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This article in SSSAJ

  1. Vol. 68 No. 2, p. 514-518
     
    Received: May 26, 2003


    * Corresponding author(s): mart0166@umn.edu
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doi:10.2136/sssaj2004.5140

A CARBON DIOXIDE FLUX GENERATOR FOR TESTING INFRARED GAS ANALYZER-BASED SOIL RESPIRATION SYSTEMS

  1. Jonathan G. Martin *a,
  2. Paul V. Bolstada and
  3. John M. Normanb
  1. a Dep. of Forest Resources, 115 Green Hall, Univ. of Minnesota, 1530 Cleveland Ave. N., St. Paul, MN 55108
    b Dep. of Soil Science, Univ. of Wisconsin-Madison, 1525 Observatory Dr., Madison, WI 53706

Abstract

An artificial flux generation device was developed to test the accuracy of a closed-dynamic soil respiration system (LICOR 6400). The device consisted of an enclosed reservoir with a porous top; the reservoir contained a volume of CO2 enriched air, which was monitored by an infrared gas analyzer (IRGA). When the internal CO2 concentration within the reservoir was elevated, diffusion rates through the porous medium were measured by recording changes in CO2 concentration within the reservoir. This diffusion-based artificial flux mimics natural soil respiration, and allows an independent verification of the accuracy of soil respiration measurement systems. We tested a LI-COR 6400 portable photosynthesis system fitted with a 6400-09 soil CO2 flux chamber. On average, this system overestimated high flux rates by 2 to 4% and underestimated low flux rates by 4 to 20% over five independent trials. Soil respiration appeared to be sensitive to boundary layer mixing, and ambient CO2 concentrations.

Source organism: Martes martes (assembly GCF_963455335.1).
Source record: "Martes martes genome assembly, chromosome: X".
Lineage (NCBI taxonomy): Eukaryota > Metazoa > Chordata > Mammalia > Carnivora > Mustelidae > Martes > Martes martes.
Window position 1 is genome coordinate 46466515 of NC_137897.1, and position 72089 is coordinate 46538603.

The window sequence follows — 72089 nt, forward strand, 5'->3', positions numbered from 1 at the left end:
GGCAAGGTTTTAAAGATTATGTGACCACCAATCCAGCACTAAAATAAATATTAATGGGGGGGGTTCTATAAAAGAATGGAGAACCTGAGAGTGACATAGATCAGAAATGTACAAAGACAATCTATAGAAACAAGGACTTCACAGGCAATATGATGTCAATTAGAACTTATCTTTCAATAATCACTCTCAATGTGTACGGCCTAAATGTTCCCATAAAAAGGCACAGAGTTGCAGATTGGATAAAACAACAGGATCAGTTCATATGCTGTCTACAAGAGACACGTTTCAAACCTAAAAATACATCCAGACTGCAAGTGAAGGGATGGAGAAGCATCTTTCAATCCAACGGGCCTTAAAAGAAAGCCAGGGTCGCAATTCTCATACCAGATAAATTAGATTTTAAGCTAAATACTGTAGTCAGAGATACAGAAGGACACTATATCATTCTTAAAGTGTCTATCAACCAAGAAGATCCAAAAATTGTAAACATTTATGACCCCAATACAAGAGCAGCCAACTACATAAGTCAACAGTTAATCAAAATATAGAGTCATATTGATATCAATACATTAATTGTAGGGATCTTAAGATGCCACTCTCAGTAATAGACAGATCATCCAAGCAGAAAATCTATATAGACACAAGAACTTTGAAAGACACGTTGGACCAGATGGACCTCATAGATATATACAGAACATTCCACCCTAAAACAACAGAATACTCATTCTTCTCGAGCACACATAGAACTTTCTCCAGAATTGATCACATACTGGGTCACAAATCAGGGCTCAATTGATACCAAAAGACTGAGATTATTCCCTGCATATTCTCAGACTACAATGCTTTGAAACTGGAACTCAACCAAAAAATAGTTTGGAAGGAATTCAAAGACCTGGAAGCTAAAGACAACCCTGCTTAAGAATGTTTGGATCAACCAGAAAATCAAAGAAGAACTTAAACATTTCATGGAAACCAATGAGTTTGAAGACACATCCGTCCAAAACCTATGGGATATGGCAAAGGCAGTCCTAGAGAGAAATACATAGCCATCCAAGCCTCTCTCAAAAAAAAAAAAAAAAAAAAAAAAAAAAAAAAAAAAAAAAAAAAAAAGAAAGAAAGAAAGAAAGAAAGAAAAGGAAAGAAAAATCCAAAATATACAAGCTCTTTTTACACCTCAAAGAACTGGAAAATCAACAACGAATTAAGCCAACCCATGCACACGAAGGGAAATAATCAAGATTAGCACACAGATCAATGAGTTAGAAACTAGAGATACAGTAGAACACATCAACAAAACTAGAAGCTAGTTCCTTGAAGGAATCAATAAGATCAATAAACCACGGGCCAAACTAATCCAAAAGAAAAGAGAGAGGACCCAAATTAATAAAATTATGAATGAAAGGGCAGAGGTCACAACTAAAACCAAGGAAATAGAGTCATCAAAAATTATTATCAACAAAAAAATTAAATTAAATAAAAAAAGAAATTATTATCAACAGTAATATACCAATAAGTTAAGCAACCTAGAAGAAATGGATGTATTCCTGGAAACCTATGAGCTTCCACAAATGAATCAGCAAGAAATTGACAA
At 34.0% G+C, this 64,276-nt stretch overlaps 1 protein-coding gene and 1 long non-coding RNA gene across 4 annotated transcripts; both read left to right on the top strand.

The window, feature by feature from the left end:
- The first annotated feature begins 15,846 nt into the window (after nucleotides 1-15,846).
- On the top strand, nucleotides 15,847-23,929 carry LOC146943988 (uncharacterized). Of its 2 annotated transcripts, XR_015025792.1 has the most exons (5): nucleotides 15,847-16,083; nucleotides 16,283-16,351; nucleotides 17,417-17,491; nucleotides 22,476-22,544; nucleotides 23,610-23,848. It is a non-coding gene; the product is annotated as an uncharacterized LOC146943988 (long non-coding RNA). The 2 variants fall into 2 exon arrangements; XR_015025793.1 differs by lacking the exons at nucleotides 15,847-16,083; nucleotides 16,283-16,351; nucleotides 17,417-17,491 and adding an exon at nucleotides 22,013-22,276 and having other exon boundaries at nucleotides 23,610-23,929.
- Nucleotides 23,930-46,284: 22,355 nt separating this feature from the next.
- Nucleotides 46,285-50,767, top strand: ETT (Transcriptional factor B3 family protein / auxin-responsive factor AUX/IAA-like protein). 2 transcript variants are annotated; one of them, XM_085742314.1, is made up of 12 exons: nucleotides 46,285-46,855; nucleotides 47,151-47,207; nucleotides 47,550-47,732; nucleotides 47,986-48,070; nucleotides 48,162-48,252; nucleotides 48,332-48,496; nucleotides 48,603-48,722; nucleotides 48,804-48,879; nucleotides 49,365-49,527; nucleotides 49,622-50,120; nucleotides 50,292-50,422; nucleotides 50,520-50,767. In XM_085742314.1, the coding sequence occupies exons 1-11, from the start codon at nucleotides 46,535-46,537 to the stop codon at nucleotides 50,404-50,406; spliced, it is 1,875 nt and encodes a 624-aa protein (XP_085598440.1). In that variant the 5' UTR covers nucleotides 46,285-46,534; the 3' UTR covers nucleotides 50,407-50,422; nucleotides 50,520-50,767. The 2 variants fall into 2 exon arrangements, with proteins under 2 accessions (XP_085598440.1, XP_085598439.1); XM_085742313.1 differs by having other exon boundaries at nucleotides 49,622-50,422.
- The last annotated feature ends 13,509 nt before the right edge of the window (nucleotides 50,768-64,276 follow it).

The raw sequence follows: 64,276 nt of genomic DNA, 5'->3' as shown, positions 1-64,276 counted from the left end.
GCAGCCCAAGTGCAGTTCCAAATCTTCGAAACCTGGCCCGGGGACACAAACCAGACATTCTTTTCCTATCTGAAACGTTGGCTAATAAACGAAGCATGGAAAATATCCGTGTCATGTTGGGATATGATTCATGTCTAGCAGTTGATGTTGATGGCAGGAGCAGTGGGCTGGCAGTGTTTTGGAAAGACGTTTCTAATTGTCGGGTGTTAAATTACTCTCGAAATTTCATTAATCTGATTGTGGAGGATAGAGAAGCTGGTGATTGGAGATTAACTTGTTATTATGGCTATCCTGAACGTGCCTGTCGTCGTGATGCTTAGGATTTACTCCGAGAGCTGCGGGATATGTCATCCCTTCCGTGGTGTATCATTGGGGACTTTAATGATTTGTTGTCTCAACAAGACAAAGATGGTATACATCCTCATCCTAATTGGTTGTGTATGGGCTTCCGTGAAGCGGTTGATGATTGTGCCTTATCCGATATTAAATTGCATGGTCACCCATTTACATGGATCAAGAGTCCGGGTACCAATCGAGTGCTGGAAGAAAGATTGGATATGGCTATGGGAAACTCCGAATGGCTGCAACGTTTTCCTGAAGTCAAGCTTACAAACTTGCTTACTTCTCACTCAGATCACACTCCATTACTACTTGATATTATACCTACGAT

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Copyright © 2004. Soil Science SocietySoil Science Society of America